In response to growth, Chinese cities choose metros

» With rail rapid transit construction in virtually every major Chinese city, the country is betting on an urban future focused on transit.

Faced with limited political will for increased infrastructure funding, the debate over transportation planning in the United States has become increasingly dominated by an austerity-driven understanding of how to respond to growth. Unwilling or unable to develop ambitious plans for the future, many cities and their public officials have contented themselves with doing more with less.

Doing more with less is a strange maxim for an incredibly wealthy—and still growing—nation. Nevertheless, it is a pathology that has so altered many American planners’ sense of the acceptable that the mere idea of a master plan of significant investment attracts little more than dismissive scoffs. With blasé planners and uninterested politicians, “doing more” is readily transformed into actually doing very little.

Undoubtedly the overwhelming problems that infect that very core of the American

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Profitable or Not, China Doubles Down on Investments in New Metro Systems

» Central government approves 25 new rail projects in cities across the country, worth hundreds of billions of dollars of new construction.

With China’s growth slowing — a product of internal economic changes as well as the continued poor performance of the U.S. and Europe — the country’s government has decided to accelerate investments in its cities’ rapid transit networks as part of a larger transportation infrastructure program. About $127 billion (or 800 billion yuan) is to be directed over the next three to eight years to build 25 subways and elevated rail lines as a stimulus whose major benefit will be a increase in mobility for the rapidly urbanizing nation.

Though China’s high-speed rail network (now the largest in the world) has garnered most of the headlines when it comes to transportation there, the nation’s investments in urban rail have been just as dramatic and serve far more people

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In China’s High-Speed Successes, a Glimpse of American Difficulties

» With political figures failing to account for the long-term interests of their constituents, the U.S. continues down its confused path.

The opening of the new $32.5 billion Beijing-Shanghai high-speed rail link this week marked a significant milestone in the world effort to improve intercity rail systems. Though the development of fast train networks in China has not been without its failings, the connection of the nation’s two largest metropolitan regions — the tenth and nineteenth-largest in the world — is a human achievement of almost unparalleled proportions, especially since it was completed a year earlier than originally planned and just three years after construction began. It comes as the Chinese government celebrates its 90th anniversary.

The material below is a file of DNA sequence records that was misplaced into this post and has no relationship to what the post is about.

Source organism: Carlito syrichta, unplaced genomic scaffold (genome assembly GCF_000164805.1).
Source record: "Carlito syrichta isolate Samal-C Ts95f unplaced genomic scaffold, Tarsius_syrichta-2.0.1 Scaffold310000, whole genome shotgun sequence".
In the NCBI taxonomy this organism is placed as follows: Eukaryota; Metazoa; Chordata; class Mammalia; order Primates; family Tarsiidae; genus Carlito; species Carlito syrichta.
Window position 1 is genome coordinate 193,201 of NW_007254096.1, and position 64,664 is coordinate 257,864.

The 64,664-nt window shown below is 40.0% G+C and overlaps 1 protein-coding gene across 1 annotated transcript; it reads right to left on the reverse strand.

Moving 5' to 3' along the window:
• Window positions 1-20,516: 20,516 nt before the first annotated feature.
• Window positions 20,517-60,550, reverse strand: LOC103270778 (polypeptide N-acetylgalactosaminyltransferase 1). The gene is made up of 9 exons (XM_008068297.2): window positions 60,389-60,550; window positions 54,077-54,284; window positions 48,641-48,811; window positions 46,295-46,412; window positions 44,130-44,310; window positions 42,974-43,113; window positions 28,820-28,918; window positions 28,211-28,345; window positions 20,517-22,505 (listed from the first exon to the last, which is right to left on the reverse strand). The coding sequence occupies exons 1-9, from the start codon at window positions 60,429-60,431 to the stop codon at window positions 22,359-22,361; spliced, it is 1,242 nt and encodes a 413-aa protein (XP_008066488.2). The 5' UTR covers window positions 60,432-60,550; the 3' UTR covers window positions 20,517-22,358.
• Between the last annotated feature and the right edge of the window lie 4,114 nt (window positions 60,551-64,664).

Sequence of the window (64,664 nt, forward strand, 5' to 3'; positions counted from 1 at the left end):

With ninety daily trains traveling the 819-mile link at average speeds of up to 165 mph, the corridor will likely soon become the most-used high-speed intercity rail connection in the world. Because of safety concerns,

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Hong Kong’s Expanding Metro a Model of Development-Funded Transit

» New extensions in central Hong Kong will be mostly funded by development around future stations.

As one of the densest places on earth, it is no surprise that Hong Kong is a transit city, with over 90% of journeys made by public transportation. This concentration ensures high ridership on the city’s extensive MTR metro system. Yet it also increases the cost of line expansions, since building new projects in places that are already packed with people necessitates the creation of tunnels and requires expensive environmental and social remediation.

Hong Kong, however, is going about constructing new projects at a steady pace. At the end of last month, the MTR transit agency approved the construction of the 4.3-mile South Island Line, which will provide service to Aberdeen and other sections of the south side of Hong Kong Island. In addition, the agency will complete a

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China Agrees to Major Investments in Argentina’s Rail and Metro Lines

» $10 billion spending spree will improve transit in Cordoba and improve branch railway lines. China expects to improve trade relations and open access to natural resources.

Expanding its effort to use infrastructure investments to spread its influence, the Chinese government has agreed to a $10 billion commitment to upgrade a series of intercity rail lines in Argentina and improve urban transit systems in Buenos Aires and Cordoba. Funds come from the China Development Bank and will require a 15% match from the Argentinian government.

This money will not contribute to to the construction of the Buenos Aires-Rosario high-speed line, a separate and currently delayed project.

The effort suggests not only that China is willing and able to contribute its national funds to foreign projects, but also that it intends to structure its investments as an alternative to the World Bank, a grant-making institution that since World War II has

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The Site / The Fight

  • by Yonah Freemark
  • Twitter: @yfreemark
  • yfreemark (at) thetransportpolitic (dot) com
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